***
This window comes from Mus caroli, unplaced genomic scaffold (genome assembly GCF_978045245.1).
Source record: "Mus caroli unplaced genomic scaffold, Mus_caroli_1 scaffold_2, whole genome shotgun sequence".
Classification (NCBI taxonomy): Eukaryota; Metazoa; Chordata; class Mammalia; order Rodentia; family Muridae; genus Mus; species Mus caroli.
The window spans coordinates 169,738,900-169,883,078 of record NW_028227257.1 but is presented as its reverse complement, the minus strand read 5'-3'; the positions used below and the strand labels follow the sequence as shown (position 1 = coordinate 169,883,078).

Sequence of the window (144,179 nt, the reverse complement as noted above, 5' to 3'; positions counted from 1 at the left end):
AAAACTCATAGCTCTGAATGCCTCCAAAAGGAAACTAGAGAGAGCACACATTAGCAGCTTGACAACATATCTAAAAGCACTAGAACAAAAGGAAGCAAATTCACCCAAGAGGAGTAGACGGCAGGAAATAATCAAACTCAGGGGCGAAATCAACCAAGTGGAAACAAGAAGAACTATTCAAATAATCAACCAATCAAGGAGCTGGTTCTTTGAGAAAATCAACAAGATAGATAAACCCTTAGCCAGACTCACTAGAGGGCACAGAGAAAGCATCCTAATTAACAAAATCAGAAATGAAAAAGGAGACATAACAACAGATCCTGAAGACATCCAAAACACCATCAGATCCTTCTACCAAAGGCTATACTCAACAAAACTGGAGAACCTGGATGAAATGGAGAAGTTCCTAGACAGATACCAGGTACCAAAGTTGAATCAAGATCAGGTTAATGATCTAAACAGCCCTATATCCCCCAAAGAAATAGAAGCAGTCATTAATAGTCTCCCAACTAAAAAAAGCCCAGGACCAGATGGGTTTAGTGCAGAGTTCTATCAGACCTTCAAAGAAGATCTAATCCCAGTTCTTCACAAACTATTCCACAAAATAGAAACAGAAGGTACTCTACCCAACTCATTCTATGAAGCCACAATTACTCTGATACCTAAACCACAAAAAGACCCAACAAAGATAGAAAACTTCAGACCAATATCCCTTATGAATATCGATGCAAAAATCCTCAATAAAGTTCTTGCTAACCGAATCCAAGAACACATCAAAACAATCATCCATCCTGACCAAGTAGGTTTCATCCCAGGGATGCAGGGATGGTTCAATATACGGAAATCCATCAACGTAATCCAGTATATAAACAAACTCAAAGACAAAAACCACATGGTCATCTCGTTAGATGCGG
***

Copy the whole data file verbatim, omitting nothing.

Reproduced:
This window comes from Mus caroli, unplaced genomic scaffold (genome assembly GCF_978045245.1).
Source record: "Mus caroli unplaced genomic scaffold, Mus_caroli_1 scaffold_2, whole genome shotgun sequence".
Classification (NCBI taxonomy): Eukaryota; Metazoa; Chordata; class Mammalia; order Rodentia; family Muridae; genus Mus; species Mus caroli.
The window spans coordinates 169,738,900-169,883,078 of record NW_028227257.1 but is presented as its reverse complement, the minus strand read 5'-3'; the positions used below and the strand labels follow the sequence as shown (position 1 = coordinate 169,883,078).

Sequence of the window (144,179 nt, the reverse complement as noted above, 5' to 3'; positions counted from 1 at the left end):
AAAACTCATAGCTCTGAATGCCTCCAAAAGGAAACTAGAGAGAGCACACATTAGCAGCTTGACAACATATCTAAAAGCACTAGAACAAAAGGAAGCAAATTCACCCAAGAGGAGTAGACGGCAGGAAATAATCAAACTCAGGGGCGAAATCAACCAAGTGGAAACAAGAAGAACTATTCAAATAATCAACCAATCAAGGAGCTGGTTCTTTGAGAAAATCAACAAGATAGATAAACCCTTAGCCAGACTCACTAGAGGGCACAGAGAAAGCATCCTAATTAACAAAATCAGAAATGAAAAAGGAGACATAACAACAGATCCTGAAGACATCCAAAACACCATCAGATCCTTCTACCAAAGGCTATACTCAACAAAACTGGAGAACCTGGATGAAATGGAGAAGTTCCTAGACAGATACCAGGTACCAAAGTTGAATCAAGATCAGGTTAATGATCTAAACAGCCCTATATCCCCCAAAGAAATAGAAGCAGTCATTAATAGTCTCCCAACTAAAAAAAGCCCAGGACCAGATGGGTTTAGTGCAGAGTTCTATCAGACCTTCAAAGAAGATCTAATCCCAGTTCTTCACAAACTATTCCACAAAATAGAAACAGAAGGTACTCTACCCAACTCATTCTATGAAGCCACAATTACTCTGATACCTAAACCACAAAAAGACCCAACAAAGATAGAAAACTTCAGACCAATATCCCTTATGAATATCGATGCAAAAATCCTCAATAAAGTTCTTGCTAACCGAATCCAAGAACACATCAAAACAATCATCCATCCTGACCAAGTAGGTTTCATCCCAGGGATGCAGGGATGGTTCAATATACGGAAATCCATCAACGTAATCCAGTATATAAACAAACTCAAAGACAAAAACCACATGGTCATCTCGTTAGATGCGG